## Hedge Fund Terminology

New to the world of hedge fund investing? **Here is the list of the most common hedge fund terms.**

Absolute Return – the goal is to have a positive return, regardless of market direction. An absolute return strategy is not managed relative to a market index.

Accredited Investor – wealthy individual or well-capitalized institutions.

Alpha – the return to a portfolio over and above that of an appropriate benchmark portfolio (the manager’s “value-added”).

Arbitrage – Arbitrage is the act of taking advantage of a price difference between two or more geographies. It can also be conducted by implementing any strategy that invests long in an asset, and short in a related asset, hoping the prices will converge.

Attribution – the process of “attributing” returns to their sources. For example, did the returns to a portfolio (over and above some benchmark) come from stock selection

Beta – a measure of systematic (i.e., non-diversifiable) risk. The goal is to quantify how much systematic risk is being taken by the fund manager in relation to different risk factors so that one can estimate the alpha or value-added on a risk-adjusted basis.

Correlation – a measure of how strategy returns move with one another, in a range of –1 to +1. A correlation of –1 implies that the strategies move in opposite directions. In constructing a portfolio of hedge funds, one usually wants to combine a number of non-correlated strategies (with decent expected returns) to be well-diversified.

Drawdown – the percentage loss from a fund’s highest value to its lowest, over a particular time frame. A fund’s “maximum drawdown” is often looked at as a measure of potential risk.

Hedging – the use of more than one concurrent bet in opposite directions in an attempt to limit the risk of serious investment loss.

Hurdle Rate – the return where the manager begins to earn incentive fees. If the hurdle rate is 6% and the fund earns 15% for the year, then incentive fees are applied to the 9% difference.

Leverage – one uses leverage if he borrows money to increase his position in a security. If one uses leverage and makes good investment decisions, leverage can magnify the gain. However, it can also magnify a loss.

Opportunistic Investing – designed to select hedge fund managers that can enhance certain portions of a broader portfolio. Another way to consider opportunistic hedge fund investments is that they are finished products because their investment strategy or market segment complements an institutional investor's existing asset allocation.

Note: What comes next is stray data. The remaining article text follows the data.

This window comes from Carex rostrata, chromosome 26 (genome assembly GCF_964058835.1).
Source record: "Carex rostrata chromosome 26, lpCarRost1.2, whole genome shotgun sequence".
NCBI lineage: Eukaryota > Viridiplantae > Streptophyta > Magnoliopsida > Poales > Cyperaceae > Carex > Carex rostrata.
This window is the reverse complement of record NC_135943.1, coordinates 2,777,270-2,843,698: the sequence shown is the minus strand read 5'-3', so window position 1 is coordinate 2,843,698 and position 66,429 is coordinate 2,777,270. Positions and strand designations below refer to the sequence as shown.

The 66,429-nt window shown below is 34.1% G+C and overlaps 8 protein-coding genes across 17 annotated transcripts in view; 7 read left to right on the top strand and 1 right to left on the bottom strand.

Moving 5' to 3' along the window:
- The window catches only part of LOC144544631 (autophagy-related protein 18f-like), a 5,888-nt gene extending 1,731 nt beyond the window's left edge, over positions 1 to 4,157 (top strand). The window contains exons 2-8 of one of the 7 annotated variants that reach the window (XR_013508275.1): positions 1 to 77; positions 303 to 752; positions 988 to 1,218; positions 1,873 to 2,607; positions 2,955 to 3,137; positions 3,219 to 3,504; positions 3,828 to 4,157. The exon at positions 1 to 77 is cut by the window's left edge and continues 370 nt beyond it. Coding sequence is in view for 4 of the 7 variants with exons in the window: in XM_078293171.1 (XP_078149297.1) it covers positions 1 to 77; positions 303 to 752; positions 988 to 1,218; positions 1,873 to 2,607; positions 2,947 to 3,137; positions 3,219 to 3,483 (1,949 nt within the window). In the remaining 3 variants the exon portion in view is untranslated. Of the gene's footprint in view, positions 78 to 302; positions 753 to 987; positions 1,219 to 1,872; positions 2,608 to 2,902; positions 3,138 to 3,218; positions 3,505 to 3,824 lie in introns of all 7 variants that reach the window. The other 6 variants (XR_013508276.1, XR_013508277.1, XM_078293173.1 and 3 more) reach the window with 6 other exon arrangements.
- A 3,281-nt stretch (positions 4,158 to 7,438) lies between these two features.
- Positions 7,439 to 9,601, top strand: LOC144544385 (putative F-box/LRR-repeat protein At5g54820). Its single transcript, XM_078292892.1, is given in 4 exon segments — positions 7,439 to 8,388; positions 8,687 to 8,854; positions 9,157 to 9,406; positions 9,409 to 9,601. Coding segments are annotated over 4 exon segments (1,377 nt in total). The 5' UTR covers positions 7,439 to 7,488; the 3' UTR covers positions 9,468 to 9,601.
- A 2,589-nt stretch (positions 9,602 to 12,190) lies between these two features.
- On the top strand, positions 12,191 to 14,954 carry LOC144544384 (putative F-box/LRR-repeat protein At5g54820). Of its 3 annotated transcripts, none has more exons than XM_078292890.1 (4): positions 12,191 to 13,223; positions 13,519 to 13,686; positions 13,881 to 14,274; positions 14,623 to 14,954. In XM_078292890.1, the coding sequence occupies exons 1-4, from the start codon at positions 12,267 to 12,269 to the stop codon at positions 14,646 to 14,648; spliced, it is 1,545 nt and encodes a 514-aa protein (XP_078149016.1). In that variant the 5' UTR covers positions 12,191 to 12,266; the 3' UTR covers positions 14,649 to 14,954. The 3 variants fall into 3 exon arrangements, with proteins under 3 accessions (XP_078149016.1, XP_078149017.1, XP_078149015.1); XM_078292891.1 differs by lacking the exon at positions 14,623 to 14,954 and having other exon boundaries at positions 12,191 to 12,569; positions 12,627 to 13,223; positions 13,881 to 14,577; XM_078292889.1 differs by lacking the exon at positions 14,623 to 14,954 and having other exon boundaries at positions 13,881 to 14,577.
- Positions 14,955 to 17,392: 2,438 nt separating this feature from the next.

Pairs Trading – a trading strategy that involves matching a long position with a short position in two stocks with a high correlation.

Portfolio Simulation – involves testing an investment strategy by “simulating” it (“backtesting” a strategy) with a database and analytic software. The simulated returns of the strategy are compared to those of a benchmark over a specific time frame to see if it can beat that benchmark.

Portable Alpha – a strategy that involves investing a portion of assets in assets that have little to no correlation with the market.

Sharpe Ratio – a measure of risk-adjusted return, computed by dividing a fund’s return over the risk-free rate by the standard deviation of returns. The idea is to understand how much risk was undertaken to generate the alpha.

Short Rebate – if you borrow stock and then sell it short, you have cash in your account. The short rebate is the interest earned on that cash.

R-Squared – a measure of how closely a portfolio’s performance varies with the performance of a benchmark, and thus a measure of what portion of its performance can be explained by the performance of the overall market or index. Hedge fund investors want to know how much performance can be explained by market exposure versus manager skill.

Transportable Alpha – the alpha of one active strategy can be combined with another asset class. For example, an equity market-neutral strategy’s value-added can be “transported” to a fixed income asset class by simply buying a fixed income futures contract. The total return comes from both sources.

Value at Risk – a technique which uses the statistical analysis of historical market trends and volatilities to estimate the likelihood that a specific portfolio’s losses will exceed a certain amount.